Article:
The Alloy FPS, on the other hand, doesn’t feel as solid or nice as the Elite, unfortunately. As I mentioned above, it lacks most, if not all, the features of the Elite and it feels much more cheaply made too. I couldn’t force myself to like and, believe me, I tried.
The FPS Pro has a very similar feeling to the Alloy FPS. It tries to compete at the Pro gaming and tournament market, but I feel it is a bit of a letdown. The Logitech G-Pro feels nice and solid, refined too. The FPS Pro doesn’t. The Mini-USB port on the back feels outdated. I liked it even less than the FPS, but that’s a personal preference, honestly – I don’t like keyboards without a numpad.
To sum it all up – if you can afford the HyperX Alloy Elite – go for it, it is a solid board with only a few better than it in its class. I’d steer away from the FPS and FPS Pro – just a bit cheap for my taste and the lack of features can be off-putting to some.
6. Asus ROG Claymore – For The ASUS fans
The design of the Claymore is pretty standard for the most part except for the detachable numbers pad. It is a pretty unique option and it can be useful in many ways. As I mentioned above, I don’t particularly care for keyboards without a numpad unless for competitive gaming, which I don’t do. It is just impractical for daily use. But what sets the ASUS ROG apart from the competition is the ability to move the said numpad either to the right or to the left of the keyboards.
Yes, you’ve read it right – the numpad can be attached to the left side of the keyboard making it effectively a removable kit of customizable macro buttons. How cool is that? It is pretty cool given that you can live without the numpad. It isn’t if you can’t since the only way to get dedicated macro buttons is to forgo the numpad. It isn’t a win-win situation, is it? It might be for you, it surely isn’t for me.
Another unique feature is the Aura Sync compatibility. Depending on whether you have any other ASUS ROG products in your PC, the Aura Sync allows you to synchronize your RGB lighting effects across different ASUS components – monitors, cases, graphics cards, keyboards, mice, laptops and more. It is a pretty cool feature if you’re into RGB lighting and custom effects. You can even build your own Aura compatible devices and apps if you’re into coding and all that stuff.
Another unique feature is the ability to set fan speed and overclock your PC on the fly if you are using a ROG motherboard. Via the ASUS software, you can set pre-configured profiles and call them up on the fly by pressing a few buttons on the Claymore keyboard. No other board on this list offers that. Of course, you’ll have to be invested in the ASUS universe and if you already are – there is no question for you – the ROG Claymore should be your keyboard of choice.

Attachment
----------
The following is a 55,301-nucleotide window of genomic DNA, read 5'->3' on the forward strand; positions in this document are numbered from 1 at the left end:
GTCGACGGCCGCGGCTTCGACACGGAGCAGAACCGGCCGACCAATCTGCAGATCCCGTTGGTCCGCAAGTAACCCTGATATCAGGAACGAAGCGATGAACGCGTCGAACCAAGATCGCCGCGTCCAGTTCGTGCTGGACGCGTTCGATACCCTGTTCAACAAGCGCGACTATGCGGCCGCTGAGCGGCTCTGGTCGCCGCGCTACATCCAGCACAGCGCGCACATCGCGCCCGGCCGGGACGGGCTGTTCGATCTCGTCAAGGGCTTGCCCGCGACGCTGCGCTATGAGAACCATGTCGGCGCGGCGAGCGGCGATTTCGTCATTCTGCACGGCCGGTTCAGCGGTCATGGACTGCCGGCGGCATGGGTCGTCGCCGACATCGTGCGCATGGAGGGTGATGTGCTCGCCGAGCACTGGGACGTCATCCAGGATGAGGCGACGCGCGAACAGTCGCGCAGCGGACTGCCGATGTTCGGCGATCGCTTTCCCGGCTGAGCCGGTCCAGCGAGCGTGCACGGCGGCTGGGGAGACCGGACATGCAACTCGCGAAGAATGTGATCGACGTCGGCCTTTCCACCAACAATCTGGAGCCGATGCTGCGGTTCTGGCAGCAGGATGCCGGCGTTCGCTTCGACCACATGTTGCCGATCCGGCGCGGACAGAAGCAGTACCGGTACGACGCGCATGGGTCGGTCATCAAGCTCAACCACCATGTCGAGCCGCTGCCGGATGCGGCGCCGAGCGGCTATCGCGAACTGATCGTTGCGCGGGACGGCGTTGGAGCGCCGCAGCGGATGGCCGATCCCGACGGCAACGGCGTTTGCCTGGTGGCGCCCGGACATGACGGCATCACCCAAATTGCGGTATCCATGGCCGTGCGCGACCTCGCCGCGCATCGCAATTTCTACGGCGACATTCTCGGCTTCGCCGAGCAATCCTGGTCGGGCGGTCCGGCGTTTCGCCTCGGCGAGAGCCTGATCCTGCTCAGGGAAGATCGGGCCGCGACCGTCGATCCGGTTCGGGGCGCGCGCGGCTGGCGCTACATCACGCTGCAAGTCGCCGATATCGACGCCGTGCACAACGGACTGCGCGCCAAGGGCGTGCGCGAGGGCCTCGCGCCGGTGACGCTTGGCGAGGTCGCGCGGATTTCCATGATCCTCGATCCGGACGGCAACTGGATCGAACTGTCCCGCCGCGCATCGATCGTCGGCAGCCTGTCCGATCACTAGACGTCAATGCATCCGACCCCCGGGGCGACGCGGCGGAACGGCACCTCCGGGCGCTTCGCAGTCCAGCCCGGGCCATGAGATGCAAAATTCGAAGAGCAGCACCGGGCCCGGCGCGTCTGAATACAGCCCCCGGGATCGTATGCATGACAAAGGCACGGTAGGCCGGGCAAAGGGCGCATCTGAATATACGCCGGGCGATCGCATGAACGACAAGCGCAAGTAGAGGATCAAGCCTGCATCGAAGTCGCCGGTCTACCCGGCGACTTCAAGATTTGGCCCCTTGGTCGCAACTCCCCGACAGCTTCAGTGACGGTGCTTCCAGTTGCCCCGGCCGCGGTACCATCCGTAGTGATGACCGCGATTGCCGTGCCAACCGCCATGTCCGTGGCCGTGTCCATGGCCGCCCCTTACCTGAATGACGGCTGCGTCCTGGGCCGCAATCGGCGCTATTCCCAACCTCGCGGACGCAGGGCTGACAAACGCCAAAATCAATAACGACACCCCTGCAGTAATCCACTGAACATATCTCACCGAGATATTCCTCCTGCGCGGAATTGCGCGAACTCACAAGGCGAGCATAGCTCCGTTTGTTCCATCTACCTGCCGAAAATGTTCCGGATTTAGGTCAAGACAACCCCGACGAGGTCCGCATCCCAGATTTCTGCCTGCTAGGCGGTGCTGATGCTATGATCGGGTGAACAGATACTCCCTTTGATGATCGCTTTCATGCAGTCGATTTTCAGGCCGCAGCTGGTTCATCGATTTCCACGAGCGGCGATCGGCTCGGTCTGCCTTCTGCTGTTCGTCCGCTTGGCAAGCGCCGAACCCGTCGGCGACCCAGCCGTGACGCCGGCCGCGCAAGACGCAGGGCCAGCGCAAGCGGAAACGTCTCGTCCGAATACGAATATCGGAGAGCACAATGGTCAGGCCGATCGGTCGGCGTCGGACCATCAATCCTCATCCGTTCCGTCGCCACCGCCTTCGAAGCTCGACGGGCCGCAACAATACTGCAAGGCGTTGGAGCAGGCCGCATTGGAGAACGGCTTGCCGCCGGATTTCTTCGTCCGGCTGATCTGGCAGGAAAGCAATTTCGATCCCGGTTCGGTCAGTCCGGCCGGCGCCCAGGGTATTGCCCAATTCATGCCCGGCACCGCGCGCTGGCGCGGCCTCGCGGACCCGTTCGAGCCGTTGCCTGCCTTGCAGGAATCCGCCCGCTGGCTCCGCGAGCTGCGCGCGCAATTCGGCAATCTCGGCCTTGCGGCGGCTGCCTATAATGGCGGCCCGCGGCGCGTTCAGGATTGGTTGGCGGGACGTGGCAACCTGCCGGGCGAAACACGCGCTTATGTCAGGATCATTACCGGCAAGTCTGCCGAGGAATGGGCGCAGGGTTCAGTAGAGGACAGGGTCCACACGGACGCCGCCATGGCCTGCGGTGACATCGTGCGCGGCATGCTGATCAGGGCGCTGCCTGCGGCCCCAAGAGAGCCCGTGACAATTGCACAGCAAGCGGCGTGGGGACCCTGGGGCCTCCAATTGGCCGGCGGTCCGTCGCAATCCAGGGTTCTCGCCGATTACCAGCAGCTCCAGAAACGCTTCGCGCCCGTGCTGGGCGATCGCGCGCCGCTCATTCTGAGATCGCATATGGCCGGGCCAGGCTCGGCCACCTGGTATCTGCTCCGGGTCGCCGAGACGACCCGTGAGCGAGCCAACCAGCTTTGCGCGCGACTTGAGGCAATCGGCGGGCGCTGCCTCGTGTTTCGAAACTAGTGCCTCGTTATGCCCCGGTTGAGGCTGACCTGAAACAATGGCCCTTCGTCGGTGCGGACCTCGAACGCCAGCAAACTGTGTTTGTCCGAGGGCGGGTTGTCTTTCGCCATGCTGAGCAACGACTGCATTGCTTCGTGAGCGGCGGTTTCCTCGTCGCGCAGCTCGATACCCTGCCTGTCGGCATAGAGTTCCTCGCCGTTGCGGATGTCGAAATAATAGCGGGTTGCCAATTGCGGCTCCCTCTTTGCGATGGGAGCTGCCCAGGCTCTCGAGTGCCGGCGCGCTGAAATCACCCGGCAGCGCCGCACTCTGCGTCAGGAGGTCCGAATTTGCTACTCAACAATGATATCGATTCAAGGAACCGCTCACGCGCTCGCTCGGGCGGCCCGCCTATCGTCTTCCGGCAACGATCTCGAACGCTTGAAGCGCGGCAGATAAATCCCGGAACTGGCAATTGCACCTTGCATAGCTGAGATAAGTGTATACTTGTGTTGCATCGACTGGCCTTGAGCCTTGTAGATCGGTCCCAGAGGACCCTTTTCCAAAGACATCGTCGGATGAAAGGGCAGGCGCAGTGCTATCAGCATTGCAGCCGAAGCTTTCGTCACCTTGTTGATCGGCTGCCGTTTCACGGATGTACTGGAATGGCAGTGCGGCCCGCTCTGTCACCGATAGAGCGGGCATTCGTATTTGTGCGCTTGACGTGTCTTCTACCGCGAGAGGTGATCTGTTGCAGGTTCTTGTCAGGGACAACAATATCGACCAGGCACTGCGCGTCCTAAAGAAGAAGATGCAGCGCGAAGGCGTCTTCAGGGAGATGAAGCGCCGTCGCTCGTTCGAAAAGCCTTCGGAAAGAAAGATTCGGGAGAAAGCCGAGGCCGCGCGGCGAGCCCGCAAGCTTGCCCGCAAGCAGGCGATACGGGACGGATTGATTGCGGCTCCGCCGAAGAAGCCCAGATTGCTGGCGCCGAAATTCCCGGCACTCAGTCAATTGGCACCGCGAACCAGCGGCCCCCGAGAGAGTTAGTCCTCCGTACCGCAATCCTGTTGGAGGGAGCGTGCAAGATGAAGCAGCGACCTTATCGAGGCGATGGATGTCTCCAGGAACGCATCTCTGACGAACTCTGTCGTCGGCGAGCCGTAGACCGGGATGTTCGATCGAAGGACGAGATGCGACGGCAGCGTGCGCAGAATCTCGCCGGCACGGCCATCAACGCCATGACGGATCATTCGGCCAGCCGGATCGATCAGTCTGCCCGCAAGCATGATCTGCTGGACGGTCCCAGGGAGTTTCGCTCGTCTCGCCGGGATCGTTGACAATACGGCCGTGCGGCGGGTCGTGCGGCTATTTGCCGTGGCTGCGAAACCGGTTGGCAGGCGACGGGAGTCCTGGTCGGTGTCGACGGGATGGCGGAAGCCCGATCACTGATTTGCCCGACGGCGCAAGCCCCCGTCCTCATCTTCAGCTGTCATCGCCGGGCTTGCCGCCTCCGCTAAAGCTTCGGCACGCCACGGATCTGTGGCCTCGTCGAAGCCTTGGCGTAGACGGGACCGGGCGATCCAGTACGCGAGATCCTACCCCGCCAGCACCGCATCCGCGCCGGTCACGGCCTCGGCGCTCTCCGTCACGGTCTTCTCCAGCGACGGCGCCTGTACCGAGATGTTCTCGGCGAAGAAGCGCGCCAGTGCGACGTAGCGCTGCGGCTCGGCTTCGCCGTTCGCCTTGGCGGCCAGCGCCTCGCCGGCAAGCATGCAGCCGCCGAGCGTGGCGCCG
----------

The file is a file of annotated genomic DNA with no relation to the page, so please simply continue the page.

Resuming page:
The build quality is solid. It is as good as any on this list, if not better. It is a full aluminum keyboard with a very solid feel to it. It comes with a choice of CherryMX switches that offer full RGB backlighting as well. The profiles can be set from the provided software and synced via the Aura universe.
Anti-ghosting and N-Key Rollover are, of course, present in the Claymore. They work great and the keys have a nice feeling to them, depending on the type of Cherry switch you choose.
A bit of a letdown, especially for the price tag, is the absence of dedicated macros and media controls. There is a massive volume control/mute key in the upper right corner of the board, but that’s about it. No play/pause, no next/prev, no forward. There is no pass-through USB port either, which is a major letdown for me, personally.
Overall, if you are invested in the ASUS eco-system and already have other Republic Of Gamers products, especially with Aura Sync enabled, the ROG Claymore is the natural choice for you. Yes, it doesn’t have a USB port on the back. Yes, there are no media controls except for the volume knob. Yes, it is expensive, but so are the rest of the ROG products family and you are already used to the ASUS Pricing. The Aura Sync and the fan controls/overclocking options are really nice and well worth the price tag if they work for you. That’s why this keyboard is named “For The Asus Fans”. Because it is. If you are one – buy it – it is well worth the price.
7. Cougar Puri – For The FPS Purists
Cougar is a relatively unknown brand in the gaming world, especially compared to the heavy hitters above. Well, so is DAS, but DAS keyboards scream quality from the get-go, unlike Cougar products. I’m sure that you’re wondering why did I include a Cougar keyboard after my last sentence and rightly so. Let’s see if the Puri deserves a spot on this list.